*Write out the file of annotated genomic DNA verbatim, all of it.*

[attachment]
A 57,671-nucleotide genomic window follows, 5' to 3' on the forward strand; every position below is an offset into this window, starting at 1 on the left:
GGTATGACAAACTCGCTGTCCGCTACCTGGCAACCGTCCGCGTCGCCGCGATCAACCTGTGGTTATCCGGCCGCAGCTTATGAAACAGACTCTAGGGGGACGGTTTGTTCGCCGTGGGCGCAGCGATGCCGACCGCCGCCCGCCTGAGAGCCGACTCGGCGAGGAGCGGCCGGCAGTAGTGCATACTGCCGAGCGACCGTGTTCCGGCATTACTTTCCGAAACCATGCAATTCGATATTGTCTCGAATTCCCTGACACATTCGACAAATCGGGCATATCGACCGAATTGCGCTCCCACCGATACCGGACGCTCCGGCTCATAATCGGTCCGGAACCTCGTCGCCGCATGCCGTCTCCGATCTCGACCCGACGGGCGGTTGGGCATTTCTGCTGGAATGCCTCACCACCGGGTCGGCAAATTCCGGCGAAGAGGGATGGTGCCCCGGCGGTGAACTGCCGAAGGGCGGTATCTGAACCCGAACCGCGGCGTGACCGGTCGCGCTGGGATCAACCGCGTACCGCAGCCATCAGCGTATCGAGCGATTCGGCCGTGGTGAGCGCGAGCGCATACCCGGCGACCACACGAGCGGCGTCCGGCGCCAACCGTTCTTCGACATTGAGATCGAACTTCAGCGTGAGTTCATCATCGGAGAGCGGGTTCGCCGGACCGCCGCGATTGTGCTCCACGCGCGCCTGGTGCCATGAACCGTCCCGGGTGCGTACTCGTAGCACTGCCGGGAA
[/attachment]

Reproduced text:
A 57,671-nucleotide genomic window follows, 5' to 3' on the forward strand; every position below is an offset into this window, starting at 1 on the left:
GGTATGACAAACTCGCTGTCCGCTACCTGGCAACCGTCCGCGTCGCCGCGATCAACCTGTGGTTATCCGGCCGCAGCTTATGAAACAGACTCTAGGGGGACGGTTTGTTCGCCGTGGGCGCAGCGATGCCGACCGCCGCCCGCCTGAGAGCCGACTCGGCGAGGAGCGGCCGGCAGTAGTGCATACTGCCGAGCGACCGTGTTCCGGCATTACTTTCCGAAACCATGCAATTCGATATTGTCTCGAATTCCCTGACACATTCGACAAATCGGGCATATCGACCGAATTGCGCTCCCACCGATACCGGACGCTCCGGCTCATAATCGGTCCGGAACCTCGTCGCCGCATGCCGTCTCCGATCTCGACCCGACGGGCGGTTGGGCATTTCTGCTGGAATGCCTCACCACCGGGTCGGCAAATTCCGGCGAAGAGGGATGGTGCCCCGGCGGTGAACTGCCGAAGGGCGGTATCTGAACCCGAACCGCGGCGTGACCGGTCGCGCTGGGATCAACCGCGTACCGCAGCCATCAGCGTATCGAGCGATTCGGCCGTGGTGAGCGCGAGCGCATACCCGGCGACCACACGAGCGGCGTCCGGCGCCAACCGTTCTTCGACATTGAGATCGAACTTCAGCGTGAGTTCATCATCGGAGAGCGGGTTCGCCGGACCGCCGCGATTGTGCTCCACGCGCGCCTGGTGCCATGAACCGTCCCGGGTGCGTACTCGTAGCACTGCCGGGAA